Muscle Cramps

Also called: Charley horse

Muscle cramps are sudden, involuntary contractions or spasms in one or more of your muscles. They often occur after exercise or at night, lasting a few seconds to several minutes. It is a very common muscle problem.

Muscle cramps can be caused by nerves that malfunction. Sometimes this malfunction is due to a health problem, such as a spinal cord injury or a pinched nerve in the neck or back. Other causes are

  • Straining or overusing a muscle
  • Dehydration
  • A lack of minerals in your diet or the depletion of minerals in your body
  • Not enough blood getting to your muscles

Cramps can be very painful. Stretching or gently massaging the muscle can relieve this pain.

Muscle Disorders

Your muscles help you move and help your body work. Different types of muscles have different jobs. There are many problems that can affect muscles. Muscle disorders can cause weakness, pain or even paralysis.Illustration of the muscles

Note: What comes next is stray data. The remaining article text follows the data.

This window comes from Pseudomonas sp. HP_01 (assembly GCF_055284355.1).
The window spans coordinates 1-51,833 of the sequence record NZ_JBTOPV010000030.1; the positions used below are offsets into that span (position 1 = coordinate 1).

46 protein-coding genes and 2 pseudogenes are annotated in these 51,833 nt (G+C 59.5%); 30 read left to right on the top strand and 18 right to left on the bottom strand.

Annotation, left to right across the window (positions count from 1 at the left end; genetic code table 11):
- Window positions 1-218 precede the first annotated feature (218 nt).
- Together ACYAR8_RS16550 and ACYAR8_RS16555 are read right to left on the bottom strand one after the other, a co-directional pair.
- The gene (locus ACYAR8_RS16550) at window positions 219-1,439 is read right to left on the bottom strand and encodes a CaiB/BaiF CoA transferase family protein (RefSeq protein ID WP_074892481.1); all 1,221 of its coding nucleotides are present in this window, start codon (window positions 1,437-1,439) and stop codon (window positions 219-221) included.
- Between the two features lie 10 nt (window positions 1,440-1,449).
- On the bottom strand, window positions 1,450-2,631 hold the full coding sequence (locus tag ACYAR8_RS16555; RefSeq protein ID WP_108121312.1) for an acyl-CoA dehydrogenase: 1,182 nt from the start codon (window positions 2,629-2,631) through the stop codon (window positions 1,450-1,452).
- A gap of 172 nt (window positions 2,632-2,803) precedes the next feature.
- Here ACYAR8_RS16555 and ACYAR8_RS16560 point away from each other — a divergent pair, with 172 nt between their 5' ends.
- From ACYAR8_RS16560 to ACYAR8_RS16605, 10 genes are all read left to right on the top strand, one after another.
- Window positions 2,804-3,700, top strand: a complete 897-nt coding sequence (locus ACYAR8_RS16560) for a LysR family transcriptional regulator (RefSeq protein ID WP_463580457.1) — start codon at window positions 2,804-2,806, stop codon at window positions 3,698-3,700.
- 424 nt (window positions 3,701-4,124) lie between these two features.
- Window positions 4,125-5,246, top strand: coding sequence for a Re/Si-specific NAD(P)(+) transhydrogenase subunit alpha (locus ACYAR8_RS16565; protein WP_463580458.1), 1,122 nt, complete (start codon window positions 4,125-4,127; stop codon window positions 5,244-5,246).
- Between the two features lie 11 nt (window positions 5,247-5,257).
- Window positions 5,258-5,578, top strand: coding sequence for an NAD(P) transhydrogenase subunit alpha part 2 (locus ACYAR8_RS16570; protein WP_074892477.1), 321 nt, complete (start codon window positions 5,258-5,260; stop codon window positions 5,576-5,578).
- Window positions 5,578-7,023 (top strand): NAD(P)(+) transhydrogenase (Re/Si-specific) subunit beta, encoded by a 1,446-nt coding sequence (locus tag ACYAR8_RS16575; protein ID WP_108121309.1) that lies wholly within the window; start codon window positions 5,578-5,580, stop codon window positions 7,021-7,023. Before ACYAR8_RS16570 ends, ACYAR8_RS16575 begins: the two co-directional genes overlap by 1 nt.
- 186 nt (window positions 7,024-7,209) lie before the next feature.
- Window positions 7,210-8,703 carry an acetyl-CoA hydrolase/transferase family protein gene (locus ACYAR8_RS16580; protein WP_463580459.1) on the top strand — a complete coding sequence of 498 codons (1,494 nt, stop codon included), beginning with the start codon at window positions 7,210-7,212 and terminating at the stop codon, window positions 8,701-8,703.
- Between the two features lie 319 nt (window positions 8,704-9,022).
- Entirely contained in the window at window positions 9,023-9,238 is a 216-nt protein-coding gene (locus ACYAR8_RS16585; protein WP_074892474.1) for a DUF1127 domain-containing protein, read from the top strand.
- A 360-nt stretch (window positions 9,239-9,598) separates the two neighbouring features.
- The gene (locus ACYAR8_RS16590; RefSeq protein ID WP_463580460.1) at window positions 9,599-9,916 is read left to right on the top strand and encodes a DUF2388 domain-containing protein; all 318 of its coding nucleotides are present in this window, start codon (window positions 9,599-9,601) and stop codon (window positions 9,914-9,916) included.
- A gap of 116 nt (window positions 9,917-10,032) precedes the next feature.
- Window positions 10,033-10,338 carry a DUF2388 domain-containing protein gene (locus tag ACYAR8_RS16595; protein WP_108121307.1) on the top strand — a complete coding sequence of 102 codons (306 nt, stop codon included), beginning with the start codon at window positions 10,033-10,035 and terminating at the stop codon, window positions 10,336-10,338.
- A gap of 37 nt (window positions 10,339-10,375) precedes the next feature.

Causes of muscle disorders include

  • Injury or overuse, such as sprains or strains, cramps or tendinitis
  • A genetic disorder, such as muscular dystrophy
  • Some cancers
  • Inflammation, such as myositis
  • Diseases of nerves that affect muscles
  • Infections
  • Certain medicines

Sometimes the cause is not known.

Varicose Veins

Varicose veins are swollen, twisted veins that you can see just under the skin. They usually occur in the legs, but also can form in other parts of the body. Hemorrhoids are a type of varicose vein.

Your veins have one-way valves that help keep blood flowing toward your heart. If the valves are weak or damaged, blood can back up and pool in your veins. This causes the veins to swell, which can lead to varicose veins.Photograph of a female doctor discussing medication with a female patient

Varicose veins are very common. You are more at risk if you are older, a female, obese, don’t exercise or have a family history. They can also be more common in pregnancy.

Doctors often diagnose varicose veins from a physical exam. Sometimes you may need additional tests.

Exercising, losing weight, elevating your legs when resting, and not crossing them when sitting can help keep varicose veins from getting worse. Wearing loose clothing and avoiding long periods of standing can also help. If varicose veins are painful or you don’t like the way they look, your doctor may recommend procedures to remove them.